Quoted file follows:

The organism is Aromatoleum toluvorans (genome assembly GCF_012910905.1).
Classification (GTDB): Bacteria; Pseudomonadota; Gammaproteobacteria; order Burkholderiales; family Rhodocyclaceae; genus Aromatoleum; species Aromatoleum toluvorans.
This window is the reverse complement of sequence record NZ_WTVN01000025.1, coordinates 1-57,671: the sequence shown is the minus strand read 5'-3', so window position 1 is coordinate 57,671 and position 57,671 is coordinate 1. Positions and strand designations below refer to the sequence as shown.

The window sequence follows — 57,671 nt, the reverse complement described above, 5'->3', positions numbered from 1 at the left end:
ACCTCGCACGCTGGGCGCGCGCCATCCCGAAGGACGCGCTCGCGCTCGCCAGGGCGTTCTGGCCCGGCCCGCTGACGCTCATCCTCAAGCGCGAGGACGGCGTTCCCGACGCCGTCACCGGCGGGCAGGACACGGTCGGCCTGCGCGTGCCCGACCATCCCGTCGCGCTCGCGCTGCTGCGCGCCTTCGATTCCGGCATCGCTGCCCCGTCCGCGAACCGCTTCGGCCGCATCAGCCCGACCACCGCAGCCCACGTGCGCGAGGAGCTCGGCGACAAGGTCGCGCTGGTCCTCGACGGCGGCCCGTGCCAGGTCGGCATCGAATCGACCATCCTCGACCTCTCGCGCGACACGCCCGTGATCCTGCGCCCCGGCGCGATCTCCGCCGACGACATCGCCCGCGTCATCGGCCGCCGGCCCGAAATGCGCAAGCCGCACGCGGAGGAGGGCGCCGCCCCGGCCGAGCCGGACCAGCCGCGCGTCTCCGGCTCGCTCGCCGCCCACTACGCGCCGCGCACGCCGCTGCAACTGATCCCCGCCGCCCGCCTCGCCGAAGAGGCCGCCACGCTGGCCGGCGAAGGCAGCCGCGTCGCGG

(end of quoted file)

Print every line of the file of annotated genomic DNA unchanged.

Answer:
The organism is Aromatoleum toluvorans (genome assembly GCF_012910905.1).
Classification (GTDB): Bacteria; Pseudomonadota; Gammaproteobacteria; order Burkholderiales; family Rhodocyclaceae; genus Aromatoleum; species Aromatoleum toluvorans.
This window is the reverse complement of sequence record NZ_WTVN01000025.1, coordinates 1-57,671: the sequence shown is the minus strand read 5'-3', so window position 1 is coordinate 57,671 and position 57,671 is coordinate 1. Positions and strand designations below refer to the sequence as shown.

The window sequence follows — 57,671 nt, the reverse complement described above, 5'->3', positions numbered from 1 at the left end:
ACCTCGCACGCTGGGCGCGCGCCATCCCGAAGGACGCGCTCGCGCTCGCCAGGGCGTTCTGGCCCGGCCCGCTGACGCTCATCCTCAAGCGCGAGGACGGCGTTCCCGACGCCGTCACCGGCGGGCAGGACACGGTCGGCCTGCGCGTGCCCGACCATCCCGTCGCGCTCGCGCTGCTGCGCGCCTTCGATTCCGGCATCGCTGCCCCGTCCGCGAACCGCTTCGGCCGCATCAGCCCGACCACCGCAGCCCACGTGCGCGAGGAGCTCGGCGACAAGGTCGCGCTGGTCCTCGACGGCGGCCCGTGCCAGGTCGGCATCGAATCGACCATCCTCGACCTCTCGCGCGACACGCCCGTGATCCTGCGCCCCGGCGCGATCTCCGCCGACGACATCGCCCGCGTCATCGGCCGCCGGCCCGAAATGCGCAAGCCGCACGCGGAGGAGGGCGCCGCCCCGGCCGAGCCGGACCAGCCGCGCGTCTCCGGCTCGCTCGCCGCCCACTACGCGCCGCGCACGCCGCTGCAACTGATCCCCGCCGCCCGCCTCGCCGAAGAGGCCGCCACGCTGGCCGGCGAAGGCAGCCGCGTCGCGG